The dashing man with the winning smile around the cape's beaches nowadays is Anthony Simone, who plays John, a former slave, in Matthew Lopez's The Whipping Man.
Both beaches and his character, John, are familiar to Simone, who grew up not far from southern California's sunny coast and who is bringing John to life for the second time - having played him once before, at the Sacramento Theatre Co. "I was born in Covina, California," says Simone, who did theatre in church and in high school, but then went off to San Diego State University to major in pre-med. "And then one day, in my second year, I ran into this woman who forever changed my life, named Margaret Larlham. We were chatting outside the choir room, and we had an hour conversation. And she said, 'I'm directing a show in the drama department. I want you in my show.'" Together with her husband, Peter, a Shakespearian scholar, she hooked Simone on the arts for good. "I was going to be an oncologist, but in hindsight I am very grateful that I'm not," he says, adding, "My parents eventually came around."
He began performing across California during the summers, at local theatres and Shakespeare festivals, summer stock shows and a children's camp. After graduating, with a degree in psychology in tow, Simone moved to Minneapolis, joining a theatre company and also working with autistic children, and then returned to California, where he secured a master of fine arts degree at the University of California, Irvine. "It was an eight-person program, four boys and four girls, and it was a three-year program," he says. "We got a lot of individual attention." For the past two years, he's been in and out of New York, and among his credits are Amadeus, Angels in America, The Fantasticks, and several of Shakespeare's plays. Both Gregg Daniel, who directed The Whipping Man at Cape May Stage, and Roy Steinberg, the producing artistic director, were impressed enough by Simone's facility with the character, John, to cast him immediately. "I love, love, love this character," says Simone. "He gets to do all the things in society that are taboo. He gets to fight for what he wants by all means necessary."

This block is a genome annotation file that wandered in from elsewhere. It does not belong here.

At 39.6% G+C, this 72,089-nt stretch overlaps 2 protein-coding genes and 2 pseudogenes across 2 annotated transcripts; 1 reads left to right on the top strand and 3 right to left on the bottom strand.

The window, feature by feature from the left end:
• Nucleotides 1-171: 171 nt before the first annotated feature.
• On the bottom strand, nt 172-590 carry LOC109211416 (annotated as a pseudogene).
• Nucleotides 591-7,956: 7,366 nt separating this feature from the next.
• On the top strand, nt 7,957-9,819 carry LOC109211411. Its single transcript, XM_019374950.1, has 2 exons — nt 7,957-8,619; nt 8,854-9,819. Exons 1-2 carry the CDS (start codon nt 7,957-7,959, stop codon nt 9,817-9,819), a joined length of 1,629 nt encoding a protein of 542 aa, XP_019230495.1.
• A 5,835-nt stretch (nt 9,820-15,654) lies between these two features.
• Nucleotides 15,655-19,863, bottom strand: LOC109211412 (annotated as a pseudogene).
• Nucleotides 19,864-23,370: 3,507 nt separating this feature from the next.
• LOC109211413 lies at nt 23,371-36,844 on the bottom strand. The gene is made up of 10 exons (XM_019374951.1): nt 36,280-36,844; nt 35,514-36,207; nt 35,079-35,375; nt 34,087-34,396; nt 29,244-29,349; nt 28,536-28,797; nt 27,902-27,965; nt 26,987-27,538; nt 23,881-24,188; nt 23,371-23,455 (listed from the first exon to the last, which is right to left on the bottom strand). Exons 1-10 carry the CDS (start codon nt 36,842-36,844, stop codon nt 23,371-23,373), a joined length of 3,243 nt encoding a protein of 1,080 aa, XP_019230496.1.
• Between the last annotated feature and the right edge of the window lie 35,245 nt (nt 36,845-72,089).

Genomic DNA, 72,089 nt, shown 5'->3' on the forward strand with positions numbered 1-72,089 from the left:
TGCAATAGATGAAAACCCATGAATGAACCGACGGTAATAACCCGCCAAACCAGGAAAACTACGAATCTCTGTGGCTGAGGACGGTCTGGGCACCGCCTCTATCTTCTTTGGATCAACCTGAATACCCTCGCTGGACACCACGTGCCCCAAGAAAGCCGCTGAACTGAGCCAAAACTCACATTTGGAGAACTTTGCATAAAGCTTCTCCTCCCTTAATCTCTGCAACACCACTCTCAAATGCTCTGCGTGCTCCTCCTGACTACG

And did you know that Marcus Crowder, who reviewed The Whipping Man in 2015 for the Sacramento Bee, wrote: "Simone's dynamic, unpredictable John has a welcome edge, [and] his response to the suddenly unlimited existence in front of him gives the play its life"? See for yourself, through June 24, at Cape May Stage.